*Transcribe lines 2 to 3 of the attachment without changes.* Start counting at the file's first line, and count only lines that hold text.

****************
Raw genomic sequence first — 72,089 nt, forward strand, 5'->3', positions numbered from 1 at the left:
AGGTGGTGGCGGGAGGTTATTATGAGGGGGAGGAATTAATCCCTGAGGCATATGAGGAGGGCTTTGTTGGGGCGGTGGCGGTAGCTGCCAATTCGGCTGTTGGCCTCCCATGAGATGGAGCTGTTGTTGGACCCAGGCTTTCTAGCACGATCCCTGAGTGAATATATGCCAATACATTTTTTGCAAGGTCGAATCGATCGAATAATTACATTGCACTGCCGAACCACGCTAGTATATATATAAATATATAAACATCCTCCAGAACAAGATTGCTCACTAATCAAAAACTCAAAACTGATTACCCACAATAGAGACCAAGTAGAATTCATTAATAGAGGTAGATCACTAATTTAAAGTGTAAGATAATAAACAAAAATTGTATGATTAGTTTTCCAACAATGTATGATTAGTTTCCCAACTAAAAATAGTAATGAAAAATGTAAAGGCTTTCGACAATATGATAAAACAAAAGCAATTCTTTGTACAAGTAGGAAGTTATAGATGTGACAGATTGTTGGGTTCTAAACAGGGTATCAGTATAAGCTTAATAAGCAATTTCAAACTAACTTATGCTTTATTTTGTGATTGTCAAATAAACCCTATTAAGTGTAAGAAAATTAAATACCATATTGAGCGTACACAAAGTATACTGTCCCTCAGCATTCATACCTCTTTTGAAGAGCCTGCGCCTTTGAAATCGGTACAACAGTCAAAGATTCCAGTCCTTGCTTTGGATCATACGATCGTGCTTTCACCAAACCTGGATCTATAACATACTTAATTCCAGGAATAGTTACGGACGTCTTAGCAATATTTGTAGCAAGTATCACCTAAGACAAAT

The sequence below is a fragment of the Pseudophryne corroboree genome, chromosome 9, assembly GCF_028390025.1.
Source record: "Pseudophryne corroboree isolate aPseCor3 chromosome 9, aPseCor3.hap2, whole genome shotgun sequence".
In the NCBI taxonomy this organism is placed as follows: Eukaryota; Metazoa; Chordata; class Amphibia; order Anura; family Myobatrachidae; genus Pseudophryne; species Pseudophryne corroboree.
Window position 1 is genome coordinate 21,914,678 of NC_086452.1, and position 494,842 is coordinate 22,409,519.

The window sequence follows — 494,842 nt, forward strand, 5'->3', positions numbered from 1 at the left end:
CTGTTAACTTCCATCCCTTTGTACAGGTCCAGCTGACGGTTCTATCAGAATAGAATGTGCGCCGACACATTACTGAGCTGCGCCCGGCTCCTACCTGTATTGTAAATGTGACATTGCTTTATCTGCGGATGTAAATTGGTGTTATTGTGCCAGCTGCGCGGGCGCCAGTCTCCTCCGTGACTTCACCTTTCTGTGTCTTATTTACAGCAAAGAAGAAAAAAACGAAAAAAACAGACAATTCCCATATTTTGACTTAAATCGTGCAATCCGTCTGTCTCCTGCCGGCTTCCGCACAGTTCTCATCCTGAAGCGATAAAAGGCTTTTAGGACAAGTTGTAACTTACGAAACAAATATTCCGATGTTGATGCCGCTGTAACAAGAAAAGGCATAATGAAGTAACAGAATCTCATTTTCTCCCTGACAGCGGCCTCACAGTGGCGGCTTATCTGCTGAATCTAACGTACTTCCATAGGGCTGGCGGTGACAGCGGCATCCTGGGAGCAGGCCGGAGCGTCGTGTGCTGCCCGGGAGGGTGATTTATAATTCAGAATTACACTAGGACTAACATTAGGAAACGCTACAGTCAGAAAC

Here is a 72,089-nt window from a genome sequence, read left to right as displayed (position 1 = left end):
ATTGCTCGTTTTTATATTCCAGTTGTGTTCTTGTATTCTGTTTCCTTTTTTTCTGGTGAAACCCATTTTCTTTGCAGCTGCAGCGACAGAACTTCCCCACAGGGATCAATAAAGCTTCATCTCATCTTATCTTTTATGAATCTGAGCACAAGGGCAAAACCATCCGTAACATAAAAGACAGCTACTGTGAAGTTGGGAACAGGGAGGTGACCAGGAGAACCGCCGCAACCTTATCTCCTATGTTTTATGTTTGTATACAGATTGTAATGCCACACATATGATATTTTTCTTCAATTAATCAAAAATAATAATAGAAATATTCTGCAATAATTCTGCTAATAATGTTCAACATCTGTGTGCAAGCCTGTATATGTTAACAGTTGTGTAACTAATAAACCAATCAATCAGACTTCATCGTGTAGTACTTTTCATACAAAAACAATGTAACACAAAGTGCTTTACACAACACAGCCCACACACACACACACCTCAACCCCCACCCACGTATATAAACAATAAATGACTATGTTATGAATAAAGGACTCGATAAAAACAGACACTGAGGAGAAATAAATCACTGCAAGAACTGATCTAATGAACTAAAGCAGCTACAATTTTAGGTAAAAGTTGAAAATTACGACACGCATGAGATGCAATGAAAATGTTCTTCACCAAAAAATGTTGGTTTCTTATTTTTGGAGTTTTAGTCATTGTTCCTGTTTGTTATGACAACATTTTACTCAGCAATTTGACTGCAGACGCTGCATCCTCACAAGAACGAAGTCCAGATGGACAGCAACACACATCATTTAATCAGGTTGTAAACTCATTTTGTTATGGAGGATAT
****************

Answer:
AGGTGGTGGCGGGAGGTTATTATGAGGGGGAGGAATTAATCCCTGAGGCATATGAGGAGGGCTTTGTTGGGGCGGTGGCGGTAGCTGCCAATTCGGCTGTTGGCCTCCCATGAGATGGAGCTGTTGTTGGACCCAGGCTTTCTAGCACGATCCCTGAGTGAATATATGCCAATACATTTTTTGCAAGGTCGAATCGATCGAATAATTACATTGCACTGCCGAACCACGCTAGTATATATATAAATATATAAACATCCTCCAGAACAAGATTGCTCACTAATCAAAAACTCAAAACTGATTACCCACAATAGAGACCAAGTAGAATTCATTAATAGAGGTAGATCACTAATTTAAAGTGTAAGATAATAAACAAAAATTGTATGATTAGTTTTCCAACAATGTATGATTAGTTTCCCAACTAAAAATAGTAATGAAAAATGTAAAGGCTTTCGACAATATGATAAAACAAAAGCAATTCTTTGTACAAGTAGGAAGTTATAGATGTGACAGATTGTTGGGTTCTAAACAGGGTATCAGTATAAGCTTAATAAGCAATTTCAAACTAACTTATGCTTTATTTTGTGATTGTCAAATAAACCCTATTAAGTGTAAGAAAATTAAATACCATATTGAGCGTACACAAAGTATACTGTCCCTCAGCATTCATACCTCTTTTGAAGAGCCTGCGCCTTTGAAATCGGTACAACAGTCAAAGATTCCAGTCCTTGCTTTGGATCATACGATCGTGCTTTCACCAAACCTGGATCTATAACATACTTAATTCCAGGAATAGTTACGGACGTCTTAGCAATATTTGTAGCAAGTATCACCTAAGACAAAT

The sequence below is a fragment of the Pseudophryne corroboree genome, chromosome 9, assembly GCF_028390025.1.